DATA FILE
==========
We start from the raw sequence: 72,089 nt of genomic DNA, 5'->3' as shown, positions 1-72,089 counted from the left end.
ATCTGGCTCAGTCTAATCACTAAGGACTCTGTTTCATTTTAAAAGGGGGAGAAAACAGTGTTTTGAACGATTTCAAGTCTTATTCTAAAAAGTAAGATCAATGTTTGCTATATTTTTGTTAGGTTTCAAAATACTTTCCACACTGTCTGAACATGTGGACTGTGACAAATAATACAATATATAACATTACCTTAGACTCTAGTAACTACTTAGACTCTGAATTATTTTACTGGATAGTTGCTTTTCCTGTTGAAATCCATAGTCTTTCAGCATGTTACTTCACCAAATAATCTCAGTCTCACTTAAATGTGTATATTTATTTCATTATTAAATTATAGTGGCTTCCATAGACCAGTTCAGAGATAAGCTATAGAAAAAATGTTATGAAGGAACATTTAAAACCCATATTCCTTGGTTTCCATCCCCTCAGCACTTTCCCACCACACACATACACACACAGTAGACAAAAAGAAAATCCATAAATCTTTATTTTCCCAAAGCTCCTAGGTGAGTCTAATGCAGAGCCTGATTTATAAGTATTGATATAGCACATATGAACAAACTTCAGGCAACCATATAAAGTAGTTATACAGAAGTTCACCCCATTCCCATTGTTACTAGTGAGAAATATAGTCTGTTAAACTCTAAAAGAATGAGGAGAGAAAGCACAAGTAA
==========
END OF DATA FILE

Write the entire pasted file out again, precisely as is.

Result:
We start from the raw sequence: 72,089 nt of genomic DNA, 5'->3' as shown, positions 1-72,089 counted from the left end.
ATCTGGCTCAGTCTAATCACTAAGGACTCTGTTTCATTTTAAAAGGGGGAGAAAACAGTGTTTTGAACGATTTCAAGTCTTATTCTAAAAAGTAAGATCAATGTTTGCTATATTTTTGTTAGGTTTCAAAATACTTTCCACACTGTCTGAACATGTGGACTGTGACAAATAATACAATATATAACATTACCTTAGACTCTAGTAACTACTTAGACTCTGAATTATTTTACTGGATAGTTGCTTTTCCTGTTGAAATCCATAGTCTTTCAGCATGTTACTTCACCAAATAATCTCAGTCTCACTTAAATGTGTATATTTATTTCATTATTAAATTATAGTGGCTTCCATAGACCAGTTCAGAGATAAGCTATAGAAAAAATGTTATGAAGGAACATTTAAAACCCATATTCCTTGGTTTCCATCCCCTCAGCACTTTCCCACCACACACATACACACACAGTAGACAAAAAGAAAATCCATAAATCTTTATTTTCCCAAAGCTCCTAGGTGAGTCTAATGCAGAGCCTGATTTATAAGTATTGATATAGCACATATGAACAAACTTCAGGCAACCATATAAAGTAGTTATACAGAAGTTCACCCCATTCCCATTGTTACTAGTGAGAAATATAGTCTGTTAAACTCTAAAAGAATGAGGAGAGAAAGCACAAGTAA